A friend of mine posed an interesting question the other night.
If humans didn’t exist, or we didn’t evolve and rise to the position we are in now, and if the canine family became the most advanced civilization to rule the world, what would it be like?
It was one that made me think, sure there are aspects of humanity in the canine world but without humans would life be the same for dogs. I was instantly reminded of a book that I had a lot of fun reading in the middle of last year. ‘The Fitzy Resolution” by A. D. DeSena is a book that sets to examine canine governance in the human world.
As conflict builds between the Central Canine Government and the Wilds, Senator Labrador-Casey is called to investigate the mysterious disappearances of canines in her district. Meanwhile, Juniper, a shrewd veteran Senator, seeks to exploit every political opportunity, including Casey’s investigation, for his own personal gain.
I, for one, couldn’t look at the girls the same way after reading the book. Were they sneaking out at night to attend secret meetings? When out for a walk was Luna’s constant sniffing really just her reading the Scentimas (Kind of like doggie emails, except pee-mail) along the way? Is the animal shelter I work at really just a refuge for those displaced from their homes due to the war or at the request of the Government?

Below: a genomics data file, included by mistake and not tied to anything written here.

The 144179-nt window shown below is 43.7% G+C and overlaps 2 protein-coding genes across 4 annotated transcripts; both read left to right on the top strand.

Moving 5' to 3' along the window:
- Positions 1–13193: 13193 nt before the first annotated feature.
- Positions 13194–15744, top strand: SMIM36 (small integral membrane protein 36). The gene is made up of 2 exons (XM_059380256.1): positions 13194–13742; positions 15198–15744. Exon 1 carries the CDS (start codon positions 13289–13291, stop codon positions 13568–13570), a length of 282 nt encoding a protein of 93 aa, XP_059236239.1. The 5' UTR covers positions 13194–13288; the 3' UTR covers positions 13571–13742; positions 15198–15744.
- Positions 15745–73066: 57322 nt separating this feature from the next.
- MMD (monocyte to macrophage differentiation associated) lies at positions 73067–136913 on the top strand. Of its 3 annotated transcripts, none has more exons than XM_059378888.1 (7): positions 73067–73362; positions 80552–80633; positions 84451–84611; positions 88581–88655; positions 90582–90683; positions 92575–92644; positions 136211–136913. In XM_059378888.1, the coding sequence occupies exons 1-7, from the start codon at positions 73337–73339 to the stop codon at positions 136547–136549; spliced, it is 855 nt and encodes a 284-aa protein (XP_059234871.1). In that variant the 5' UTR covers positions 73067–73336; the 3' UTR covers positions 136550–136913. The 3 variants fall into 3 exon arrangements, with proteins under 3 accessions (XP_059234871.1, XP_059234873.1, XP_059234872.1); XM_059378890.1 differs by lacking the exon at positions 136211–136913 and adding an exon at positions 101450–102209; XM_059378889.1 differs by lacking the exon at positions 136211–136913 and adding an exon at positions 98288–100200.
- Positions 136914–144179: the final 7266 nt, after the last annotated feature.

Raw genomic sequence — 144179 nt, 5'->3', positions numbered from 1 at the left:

“The Fitzy Resolution” mirrors our own political climate; there are two main parties, the Submissivists and the Contrarians who are constantly grappling for power. There is a constant threat looming over their heads and each is playing on that to push forward their own political agenda. Interestingly enough the other species in the book, including cats, rats, birds and squirrels all have their own form of governance. DeSena manages to cleverly interweave Casey’s journey with the situation playing out in the Central Canine Government.
It seems as if DeSena was just a scribe and translating this directly from the pups mouth as it were. Throughout the book you can find little footnotes explaining the meaning behind certain actions or definitions of the canine language (e.g Carambee: a canine term that means loyalty and unity among all canines, i.e. a sense of brotherhood).
The book is available to purchase online and would be suited to mid-teens onwards. It’s worth a read if you are into dogs, government or just something a bit out of the ordinary.
However, it still doesn’t answer the earlier question: If humans didn’t exist, or we didn’t evolve and rise to the position we are in now, and if the canine family became the most advanced civilization to rule the world, what would it be like? What do you think?
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